August 29, 2001

A Season of Champions and Near Champions Remembered

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Before the 2001-2002 Cornell sports season begins, we thought it would be nice to reflect on what happened in the year just past. Here’s a look back at all the ins and outs of the Cornell sports last season:

-Cornell’s softball team clinched its second Ivy League title in three years, but the foes from Harvard blasted through their last six games to share part of first place. With only one NCAA bid to share for the league, the two met for a best-of-three playoff series in Cambridge, Mass.

Freshman Nicole LePera started and won the first game for the Red, stretching her undefeated streak to four. She allowed only two earned runs and five hits over seven innings of work. Her offense buoyed her to the 5-3 victory.

Senior ace Nicole Zitarelli, one of the integral ingredients to the 1999 campaign, started the second half of the double-header. She proved to be as unhittable as LePera in the 3-2 winning effort, allowing only five hits to earn the Red an NCAA bid

The team anxiously waited a week for the brackets only to find itself matched up against top-seeded LSU. A sloppy game by the Red led the Tigers over Cornell, 8-0.

The Red faced elimination in its next game against Penn State. The down-trodden squad could not regroup against the Lions as it ended the season with a 4-0 loss at Tiger Park.

-The men’s basketball team suffered in the wake of head coach Scott Thompson’s resignation due to his bout with cancer. Former Penn assistant Steve Donahue took the reins of the program and tried to establish some stability. After a crushing loss against the Michigan State Spartans over Thanksgiving weekend, Cornell focused on the Ivy season. Sparks of brilliance were often snuffed out by periods of poor shooting and lax defense, but the season was salvaged by an upset of conference powerhouse Princeton, the first time in the last 15 contests against the Tigers.

The Red also found talent in freshman point guard and three-time Ivy League Rookie of the Week Ka’Ron Barnes. Donahue incremented Barnes’s minutes over the season and will undoubtedly rely on the guard’s athleticism in his sophomore season.

-Men’s lacrosse coach Jeff Tambroni had large shoes to fill after legendary college lacrosse player and coach Dave Pietramala left for the head coaching position at his alma mater, Johns Hopkins.

The season started with one-goal decisions against Fairfield, UMBC and Penn State. But after a 16-3 routing of the Crimson, Cornell’s laxers seemed to be on a roll. The high tide for the squad came at halftime against No. 1 Princeton in the unofficially Ivy League title game. The Red found itself ahead 3-1 (and 4-1 three minutes into the second half). But the Tigers netted six consecutive goals in the second half to win the championship and also eventually beat Syracuse in the NCAA finals.

-The 2000 Cornell football team made an art of fourth quarter comebacks. The Red came from behind to outlast Yale 24-23. Against Harvard, junior quarterback Ricky Rahne and the offense racked up 29 second half points to squash the Crimson’s 28 point halftime lead, 29-28. Princeton also succumbed to the Red 25-24.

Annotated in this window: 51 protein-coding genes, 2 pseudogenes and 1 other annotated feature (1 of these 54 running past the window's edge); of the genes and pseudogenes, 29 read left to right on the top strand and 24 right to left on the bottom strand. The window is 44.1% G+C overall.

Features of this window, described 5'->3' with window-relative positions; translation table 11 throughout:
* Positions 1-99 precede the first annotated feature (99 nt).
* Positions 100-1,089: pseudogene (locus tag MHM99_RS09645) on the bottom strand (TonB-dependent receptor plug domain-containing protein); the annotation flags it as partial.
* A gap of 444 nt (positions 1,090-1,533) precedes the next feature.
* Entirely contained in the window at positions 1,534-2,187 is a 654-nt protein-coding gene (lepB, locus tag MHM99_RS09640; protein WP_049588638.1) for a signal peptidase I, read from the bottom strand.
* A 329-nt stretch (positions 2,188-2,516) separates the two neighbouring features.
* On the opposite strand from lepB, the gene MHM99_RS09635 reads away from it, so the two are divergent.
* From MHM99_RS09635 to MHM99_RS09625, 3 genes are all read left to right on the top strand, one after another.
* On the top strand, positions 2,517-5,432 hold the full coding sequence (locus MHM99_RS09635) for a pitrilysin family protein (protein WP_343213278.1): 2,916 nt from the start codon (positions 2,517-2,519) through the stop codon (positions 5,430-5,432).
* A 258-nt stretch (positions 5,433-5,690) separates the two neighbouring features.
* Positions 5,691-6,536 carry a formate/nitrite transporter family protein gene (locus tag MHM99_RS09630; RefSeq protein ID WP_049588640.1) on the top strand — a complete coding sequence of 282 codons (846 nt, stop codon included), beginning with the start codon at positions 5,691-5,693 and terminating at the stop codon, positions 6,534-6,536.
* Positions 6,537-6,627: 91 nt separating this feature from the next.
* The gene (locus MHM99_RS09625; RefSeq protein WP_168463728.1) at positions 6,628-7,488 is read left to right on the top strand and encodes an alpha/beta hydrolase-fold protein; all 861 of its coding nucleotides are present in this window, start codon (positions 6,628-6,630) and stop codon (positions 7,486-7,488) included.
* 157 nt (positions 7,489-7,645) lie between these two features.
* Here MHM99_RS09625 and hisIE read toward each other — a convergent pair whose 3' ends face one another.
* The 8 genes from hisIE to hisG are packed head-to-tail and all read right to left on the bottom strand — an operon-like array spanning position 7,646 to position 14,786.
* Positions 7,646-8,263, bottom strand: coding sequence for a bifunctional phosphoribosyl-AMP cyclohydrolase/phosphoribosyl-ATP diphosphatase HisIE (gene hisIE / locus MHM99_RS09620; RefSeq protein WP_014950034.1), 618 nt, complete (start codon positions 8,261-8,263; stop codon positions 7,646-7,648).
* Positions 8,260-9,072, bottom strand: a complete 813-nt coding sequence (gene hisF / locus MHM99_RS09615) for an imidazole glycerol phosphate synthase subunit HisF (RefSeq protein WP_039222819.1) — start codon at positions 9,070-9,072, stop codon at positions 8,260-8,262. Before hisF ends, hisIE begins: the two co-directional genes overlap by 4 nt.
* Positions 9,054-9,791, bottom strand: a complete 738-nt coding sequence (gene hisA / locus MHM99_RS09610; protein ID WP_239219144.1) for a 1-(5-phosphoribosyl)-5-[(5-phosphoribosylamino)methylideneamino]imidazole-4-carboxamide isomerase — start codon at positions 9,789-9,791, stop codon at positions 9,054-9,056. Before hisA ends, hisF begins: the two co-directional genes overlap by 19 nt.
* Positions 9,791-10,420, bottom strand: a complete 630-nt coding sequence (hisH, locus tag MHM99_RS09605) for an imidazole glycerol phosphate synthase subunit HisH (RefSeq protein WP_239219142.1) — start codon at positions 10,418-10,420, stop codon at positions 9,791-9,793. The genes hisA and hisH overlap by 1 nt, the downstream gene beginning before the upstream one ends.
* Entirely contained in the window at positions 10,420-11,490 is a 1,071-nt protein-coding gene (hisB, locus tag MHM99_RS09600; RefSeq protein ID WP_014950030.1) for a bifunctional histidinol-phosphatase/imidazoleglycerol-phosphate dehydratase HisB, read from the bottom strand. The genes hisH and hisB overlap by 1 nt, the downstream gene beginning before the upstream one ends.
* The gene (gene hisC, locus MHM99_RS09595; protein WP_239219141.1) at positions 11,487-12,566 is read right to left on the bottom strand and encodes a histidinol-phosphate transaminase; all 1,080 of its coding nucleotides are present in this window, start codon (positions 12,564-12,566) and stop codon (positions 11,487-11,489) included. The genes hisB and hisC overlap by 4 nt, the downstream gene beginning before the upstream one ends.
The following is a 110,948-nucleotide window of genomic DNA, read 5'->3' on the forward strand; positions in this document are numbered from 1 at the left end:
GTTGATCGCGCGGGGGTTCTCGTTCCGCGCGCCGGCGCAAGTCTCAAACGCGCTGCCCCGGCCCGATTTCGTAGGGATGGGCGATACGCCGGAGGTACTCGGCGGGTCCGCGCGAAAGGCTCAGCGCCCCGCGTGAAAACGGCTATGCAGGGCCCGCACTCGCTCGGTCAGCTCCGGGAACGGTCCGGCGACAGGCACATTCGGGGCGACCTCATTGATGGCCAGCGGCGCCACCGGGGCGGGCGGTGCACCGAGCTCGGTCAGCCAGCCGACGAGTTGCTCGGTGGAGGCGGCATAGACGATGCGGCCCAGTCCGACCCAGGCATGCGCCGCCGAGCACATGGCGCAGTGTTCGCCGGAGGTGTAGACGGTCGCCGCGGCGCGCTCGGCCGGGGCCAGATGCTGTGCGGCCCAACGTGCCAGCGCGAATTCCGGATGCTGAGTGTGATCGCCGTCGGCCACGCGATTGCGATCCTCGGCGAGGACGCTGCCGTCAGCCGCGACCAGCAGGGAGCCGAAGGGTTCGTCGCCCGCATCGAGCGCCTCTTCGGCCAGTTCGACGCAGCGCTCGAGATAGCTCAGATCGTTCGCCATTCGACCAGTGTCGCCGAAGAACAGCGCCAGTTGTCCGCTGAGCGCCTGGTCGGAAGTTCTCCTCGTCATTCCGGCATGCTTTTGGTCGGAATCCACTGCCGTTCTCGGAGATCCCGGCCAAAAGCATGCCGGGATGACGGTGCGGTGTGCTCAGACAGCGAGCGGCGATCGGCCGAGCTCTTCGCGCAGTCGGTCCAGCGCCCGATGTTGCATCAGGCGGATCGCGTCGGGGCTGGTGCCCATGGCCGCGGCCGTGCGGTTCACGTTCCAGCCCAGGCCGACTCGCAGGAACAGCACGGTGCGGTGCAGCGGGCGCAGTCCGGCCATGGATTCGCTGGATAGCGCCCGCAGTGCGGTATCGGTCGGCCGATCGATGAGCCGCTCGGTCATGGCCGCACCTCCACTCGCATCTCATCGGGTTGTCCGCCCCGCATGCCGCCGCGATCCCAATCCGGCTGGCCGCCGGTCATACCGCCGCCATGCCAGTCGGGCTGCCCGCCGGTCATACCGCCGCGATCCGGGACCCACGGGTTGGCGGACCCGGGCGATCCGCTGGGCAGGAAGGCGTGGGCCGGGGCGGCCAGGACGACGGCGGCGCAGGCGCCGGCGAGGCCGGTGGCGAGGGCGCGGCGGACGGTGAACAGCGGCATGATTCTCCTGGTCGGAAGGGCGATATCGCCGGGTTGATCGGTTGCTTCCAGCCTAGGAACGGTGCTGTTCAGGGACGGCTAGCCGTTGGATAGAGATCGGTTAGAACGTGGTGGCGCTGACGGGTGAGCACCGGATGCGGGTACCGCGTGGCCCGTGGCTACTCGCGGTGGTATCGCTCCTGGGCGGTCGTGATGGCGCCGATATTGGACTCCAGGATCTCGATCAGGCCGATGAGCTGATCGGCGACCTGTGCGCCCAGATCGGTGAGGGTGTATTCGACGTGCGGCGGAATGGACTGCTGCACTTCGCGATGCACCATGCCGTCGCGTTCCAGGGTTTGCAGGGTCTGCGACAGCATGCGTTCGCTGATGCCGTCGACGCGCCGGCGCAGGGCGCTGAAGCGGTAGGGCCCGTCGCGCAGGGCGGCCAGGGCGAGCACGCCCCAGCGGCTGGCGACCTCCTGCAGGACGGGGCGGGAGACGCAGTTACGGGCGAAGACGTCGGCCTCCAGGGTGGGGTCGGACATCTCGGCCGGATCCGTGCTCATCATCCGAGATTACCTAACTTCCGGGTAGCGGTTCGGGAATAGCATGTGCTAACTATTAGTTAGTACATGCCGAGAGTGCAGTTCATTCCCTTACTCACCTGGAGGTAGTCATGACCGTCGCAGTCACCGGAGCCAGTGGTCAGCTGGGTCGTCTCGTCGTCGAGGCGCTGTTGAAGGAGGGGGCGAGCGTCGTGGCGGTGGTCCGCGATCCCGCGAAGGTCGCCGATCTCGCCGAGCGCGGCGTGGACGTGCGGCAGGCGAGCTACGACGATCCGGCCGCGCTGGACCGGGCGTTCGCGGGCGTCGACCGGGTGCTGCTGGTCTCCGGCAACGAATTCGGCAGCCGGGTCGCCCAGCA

The season climaxed in a final game showdown against Penn for the Ivy title. It would have been the first time that Cornell won an outright football championship. But luck was on the Quakers’ side as they ran away with the title, 45-15. In the following months head coach Pete Mangurian resumed his position as an offensive line coach under Atlanta Falcon’s coach Dan Reeves. He was replaced by Tim Pendergast.

-The men’s hockey team struggled in the first part of the season, due in large part to sophomore defenseman Doug Murray’s knee injury, but spent some time at the top of the ECAC. It held the No. 4 seed going into the ECAC tournament.

After sweeping Princeton out of the first playoff round, junior goaltender Matt Underhill, who would finish the season with the nation’s third-lowest goals against average, helped lift the squad over Harvard, 3-1, in the ECAC semifinals. However, St. Lawrence beat the Red in the final and won the automatic berth to NCAAs.

-In 1999, the volleyball team finished last in the Ivies. Resolved not to let it happen again, the women came out blazing in 2000. Under senior Robin Moore’s tutelage, the women tied for third in the Ivies. But unlike in years past, the season was far from over after the regular season ended.

The women entered the Ivy League volleyball tournament with high hopes and more than accomplished them. They demolished Brown in the first round. Next they upset Penn comfortably 3-1. For the first time in recent memory the squad made it to the championship game, going up against No. 1 seeded Princeton. The Red cruised to a 2-1 lead, but the Tigers were able to capture the last two games to win 3-2. Moore, despite being on the losing end, was voted the 2000 Ivy League Tournament MVP and, soon after, The Sun’s Senior Athlete of the Year.

Archived article by Amanda Angel